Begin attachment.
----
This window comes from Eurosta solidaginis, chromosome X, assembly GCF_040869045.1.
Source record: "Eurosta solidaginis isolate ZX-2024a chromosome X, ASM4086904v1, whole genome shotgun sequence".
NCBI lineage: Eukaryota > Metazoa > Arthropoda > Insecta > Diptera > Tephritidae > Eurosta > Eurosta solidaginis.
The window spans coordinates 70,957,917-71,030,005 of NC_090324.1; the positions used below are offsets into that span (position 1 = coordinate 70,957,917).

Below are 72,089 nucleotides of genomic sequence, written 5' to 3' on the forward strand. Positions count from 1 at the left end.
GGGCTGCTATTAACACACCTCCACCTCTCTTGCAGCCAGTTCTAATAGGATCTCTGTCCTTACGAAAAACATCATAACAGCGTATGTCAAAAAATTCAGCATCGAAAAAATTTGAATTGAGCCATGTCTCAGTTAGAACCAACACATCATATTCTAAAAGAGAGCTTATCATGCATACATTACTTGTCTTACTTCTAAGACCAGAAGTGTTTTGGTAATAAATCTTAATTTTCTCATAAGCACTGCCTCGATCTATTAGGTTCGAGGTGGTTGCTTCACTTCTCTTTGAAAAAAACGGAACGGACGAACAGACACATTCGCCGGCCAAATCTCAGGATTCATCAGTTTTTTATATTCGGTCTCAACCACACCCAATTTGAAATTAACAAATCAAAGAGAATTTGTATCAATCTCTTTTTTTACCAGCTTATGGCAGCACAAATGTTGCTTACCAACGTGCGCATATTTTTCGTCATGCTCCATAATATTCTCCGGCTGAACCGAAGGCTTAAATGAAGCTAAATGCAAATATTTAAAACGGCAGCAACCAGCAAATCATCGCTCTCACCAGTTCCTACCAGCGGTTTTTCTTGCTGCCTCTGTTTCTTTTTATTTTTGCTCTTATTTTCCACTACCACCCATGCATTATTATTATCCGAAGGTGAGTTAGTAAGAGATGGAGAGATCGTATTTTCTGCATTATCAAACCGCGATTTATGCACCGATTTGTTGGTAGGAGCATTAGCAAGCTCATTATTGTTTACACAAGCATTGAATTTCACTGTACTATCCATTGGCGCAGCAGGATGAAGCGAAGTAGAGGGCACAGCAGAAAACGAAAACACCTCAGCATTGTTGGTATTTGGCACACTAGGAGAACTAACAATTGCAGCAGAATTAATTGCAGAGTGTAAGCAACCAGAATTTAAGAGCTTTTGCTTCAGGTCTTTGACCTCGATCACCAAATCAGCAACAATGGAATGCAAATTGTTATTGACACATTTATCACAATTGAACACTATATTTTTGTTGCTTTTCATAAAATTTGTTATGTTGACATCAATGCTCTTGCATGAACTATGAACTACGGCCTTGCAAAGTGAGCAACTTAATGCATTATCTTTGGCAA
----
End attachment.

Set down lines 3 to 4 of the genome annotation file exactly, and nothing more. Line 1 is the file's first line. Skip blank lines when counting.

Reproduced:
NCBI lineage: Eukaryota > Metazoa > Arthropoda > Insecta > Diptera > Tephritidae > Eurosta > Eurosta solidaginis.
The window spans coordinates 70,957,917-71,030,005 of NC_090324.1; the positions used below are offsets into that span (position 1 = coordinate 70,957,917).